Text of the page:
When I was a kid, if you went downtown with my father, there was an 89.99 per cent chance that we would meet one, two or even three patients from his optometry practice.
Well, I'm not sure if my stats are that accurate, but as a kid it felt like that.
Perhaps it was a combination of 'dad embarrassment' and everyone in town knowing him like some type of local hero.
It's crazy to think that my father, who moved here from Brisbane, was the first full-time optometrist in our home town just over 40 years ago now.
Despite the occasional embarrassment, this modeling developed my understanding of the absolute necessity of having access to allied health services in small communities.
I am now lucky enough to work in allied health as an occupational therapist in this same community.
Despite allied health being a necessary service for the active and independent wellbeing of community members, and an absolutely rewarding profession, according to the Australian government Department of Health, we currently have a national shortage of allied health professionals in Australia.
So where does that leave regional and rural Queenslanders who need access to vital allied health services?
It leaves us up the creek with no paddle. Or in reality, it leaves us up the creek without access to services like optometry, physiotherapy and occupational therapy, making everyday life very challenging for some community members.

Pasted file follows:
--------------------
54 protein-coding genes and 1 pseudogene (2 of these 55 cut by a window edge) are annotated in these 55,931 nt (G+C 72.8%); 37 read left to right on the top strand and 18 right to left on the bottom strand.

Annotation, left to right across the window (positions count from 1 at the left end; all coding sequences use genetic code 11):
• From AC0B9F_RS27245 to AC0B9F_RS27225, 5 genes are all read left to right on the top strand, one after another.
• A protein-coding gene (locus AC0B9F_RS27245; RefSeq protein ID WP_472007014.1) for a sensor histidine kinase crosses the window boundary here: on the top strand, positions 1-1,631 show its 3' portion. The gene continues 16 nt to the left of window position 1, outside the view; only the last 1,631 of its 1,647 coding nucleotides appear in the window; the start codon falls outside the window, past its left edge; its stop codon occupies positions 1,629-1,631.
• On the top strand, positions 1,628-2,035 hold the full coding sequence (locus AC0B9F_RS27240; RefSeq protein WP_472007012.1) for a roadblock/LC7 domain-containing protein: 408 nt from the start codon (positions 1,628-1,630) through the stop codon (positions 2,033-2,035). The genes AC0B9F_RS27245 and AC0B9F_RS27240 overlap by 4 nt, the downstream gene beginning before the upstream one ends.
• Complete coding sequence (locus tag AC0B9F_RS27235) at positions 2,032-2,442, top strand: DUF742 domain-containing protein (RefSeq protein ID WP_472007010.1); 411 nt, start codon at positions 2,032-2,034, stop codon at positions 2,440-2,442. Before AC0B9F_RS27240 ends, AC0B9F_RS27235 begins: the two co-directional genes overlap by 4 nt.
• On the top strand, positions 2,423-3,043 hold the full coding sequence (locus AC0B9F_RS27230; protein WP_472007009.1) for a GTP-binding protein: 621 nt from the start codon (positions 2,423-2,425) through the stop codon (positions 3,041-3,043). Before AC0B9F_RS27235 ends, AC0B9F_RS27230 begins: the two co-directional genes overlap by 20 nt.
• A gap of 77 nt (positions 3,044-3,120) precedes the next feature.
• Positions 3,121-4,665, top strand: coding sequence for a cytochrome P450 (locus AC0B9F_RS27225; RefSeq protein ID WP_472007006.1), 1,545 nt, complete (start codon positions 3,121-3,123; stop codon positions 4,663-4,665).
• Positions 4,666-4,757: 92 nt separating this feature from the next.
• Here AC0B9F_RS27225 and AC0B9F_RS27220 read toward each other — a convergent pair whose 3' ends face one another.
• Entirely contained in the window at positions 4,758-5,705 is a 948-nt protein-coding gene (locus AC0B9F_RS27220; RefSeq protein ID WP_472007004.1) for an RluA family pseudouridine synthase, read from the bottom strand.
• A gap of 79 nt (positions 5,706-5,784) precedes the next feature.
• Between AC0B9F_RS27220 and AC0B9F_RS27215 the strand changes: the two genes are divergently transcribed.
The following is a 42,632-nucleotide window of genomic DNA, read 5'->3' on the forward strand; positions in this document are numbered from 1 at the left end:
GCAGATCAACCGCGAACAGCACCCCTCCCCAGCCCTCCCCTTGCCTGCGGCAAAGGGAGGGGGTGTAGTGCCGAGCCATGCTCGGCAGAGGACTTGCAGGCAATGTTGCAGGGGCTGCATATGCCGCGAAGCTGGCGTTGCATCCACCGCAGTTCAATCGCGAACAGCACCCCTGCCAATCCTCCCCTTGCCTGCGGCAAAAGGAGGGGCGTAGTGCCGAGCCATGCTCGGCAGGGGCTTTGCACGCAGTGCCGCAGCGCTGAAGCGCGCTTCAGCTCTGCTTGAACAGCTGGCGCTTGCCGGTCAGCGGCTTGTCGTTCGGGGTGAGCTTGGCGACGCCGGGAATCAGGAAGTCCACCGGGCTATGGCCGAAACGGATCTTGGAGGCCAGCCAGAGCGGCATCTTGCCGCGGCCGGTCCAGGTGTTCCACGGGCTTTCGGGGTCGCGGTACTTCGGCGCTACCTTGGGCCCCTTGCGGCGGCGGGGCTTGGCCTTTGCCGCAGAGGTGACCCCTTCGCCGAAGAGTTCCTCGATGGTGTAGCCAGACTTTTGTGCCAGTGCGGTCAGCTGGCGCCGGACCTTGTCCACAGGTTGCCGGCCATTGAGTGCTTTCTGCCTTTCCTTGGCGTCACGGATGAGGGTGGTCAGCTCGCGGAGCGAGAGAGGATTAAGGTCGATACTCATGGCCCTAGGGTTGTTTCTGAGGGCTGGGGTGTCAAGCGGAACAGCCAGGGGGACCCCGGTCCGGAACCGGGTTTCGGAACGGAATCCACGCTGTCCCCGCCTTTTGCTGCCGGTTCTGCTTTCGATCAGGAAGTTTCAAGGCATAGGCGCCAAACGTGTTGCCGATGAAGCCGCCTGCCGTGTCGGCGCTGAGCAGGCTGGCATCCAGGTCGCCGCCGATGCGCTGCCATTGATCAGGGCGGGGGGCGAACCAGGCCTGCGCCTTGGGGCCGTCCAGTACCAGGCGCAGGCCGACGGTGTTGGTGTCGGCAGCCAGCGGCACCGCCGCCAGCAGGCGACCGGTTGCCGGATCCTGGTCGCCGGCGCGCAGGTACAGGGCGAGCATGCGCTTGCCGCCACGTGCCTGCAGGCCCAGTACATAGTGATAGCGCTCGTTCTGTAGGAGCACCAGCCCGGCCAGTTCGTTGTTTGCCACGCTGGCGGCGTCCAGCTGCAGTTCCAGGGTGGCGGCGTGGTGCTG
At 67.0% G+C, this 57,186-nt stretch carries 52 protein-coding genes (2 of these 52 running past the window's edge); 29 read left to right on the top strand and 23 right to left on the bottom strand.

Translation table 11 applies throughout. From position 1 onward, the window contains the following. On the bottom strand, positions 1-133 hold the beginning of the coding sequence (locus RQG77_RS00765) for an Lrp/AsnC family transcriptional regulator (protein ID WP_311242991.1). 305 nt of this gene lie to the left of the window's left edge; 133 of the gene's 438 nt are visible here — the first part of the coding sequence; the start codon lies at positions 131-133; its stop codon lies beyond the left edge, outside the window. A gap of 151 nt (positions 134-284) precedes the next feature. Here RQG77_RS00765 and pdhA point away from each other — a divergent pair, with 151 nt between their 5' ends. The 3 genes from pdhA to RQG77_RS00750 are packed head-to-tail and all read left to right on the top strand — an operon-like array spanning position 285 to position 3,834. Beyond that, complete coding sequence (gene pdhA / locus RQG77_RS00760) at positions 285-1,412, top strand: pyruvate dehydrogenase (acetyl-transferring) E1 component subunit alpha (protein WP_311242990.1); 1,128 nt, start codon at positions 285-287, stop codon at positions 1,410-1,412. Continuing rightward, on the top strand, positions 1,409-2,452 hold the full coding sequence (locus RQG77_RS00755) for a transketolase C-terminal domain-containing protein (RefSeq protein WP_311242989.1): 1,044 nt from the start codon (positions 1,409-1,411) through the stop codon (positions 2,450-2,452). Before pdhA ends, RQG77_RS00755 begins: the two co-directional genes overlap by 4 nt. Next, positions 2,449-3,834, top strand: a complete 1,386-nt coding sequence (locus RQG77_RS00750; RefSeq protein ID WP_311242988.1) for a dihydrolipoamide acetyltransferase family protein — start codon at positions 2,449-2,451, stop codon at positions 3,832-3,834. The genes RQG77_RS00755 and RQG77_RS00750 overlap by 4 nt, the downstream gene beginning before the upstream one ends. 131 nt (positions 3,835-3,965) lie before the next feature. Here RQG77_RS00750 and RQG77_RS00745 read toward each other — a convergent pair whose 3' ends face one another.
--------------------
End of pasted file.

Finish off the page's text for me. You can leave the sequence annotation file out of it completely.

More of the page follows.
Throughout my early career experience, I have found that many colleagues have little interest in moving to regional or remote areas of Queensland for various reasons.
Some say the variety of work may be restricted, access to support is limited or they simply enjoy being close to the big cities.
Whatever the reason for these allied health shortages, we absolutely need more support from the government to improve the incentives and programs that attract and retain rural allied health professionals.
You may think this is no small task. What can you do in your small community?
I put to you the challenge of actively seeking out and welcoming allied health workers who may be new to your community.
Invite them to your local show, the footy club, the local pub or whatever it is that makes your town an absolutely amazing place to live and work.
Support them to understand the value and importance of building community connections and the benefit of living in these unique parts of Queensland.
You never know, maybe saying 'hello, how are you' when you see them downtown might just make them feel like a local hero too and in return they will support those in your communities who need support the most.
- Bridget Webster, 2021 West Moreton and Brisbane Valley Showgirl state finalist
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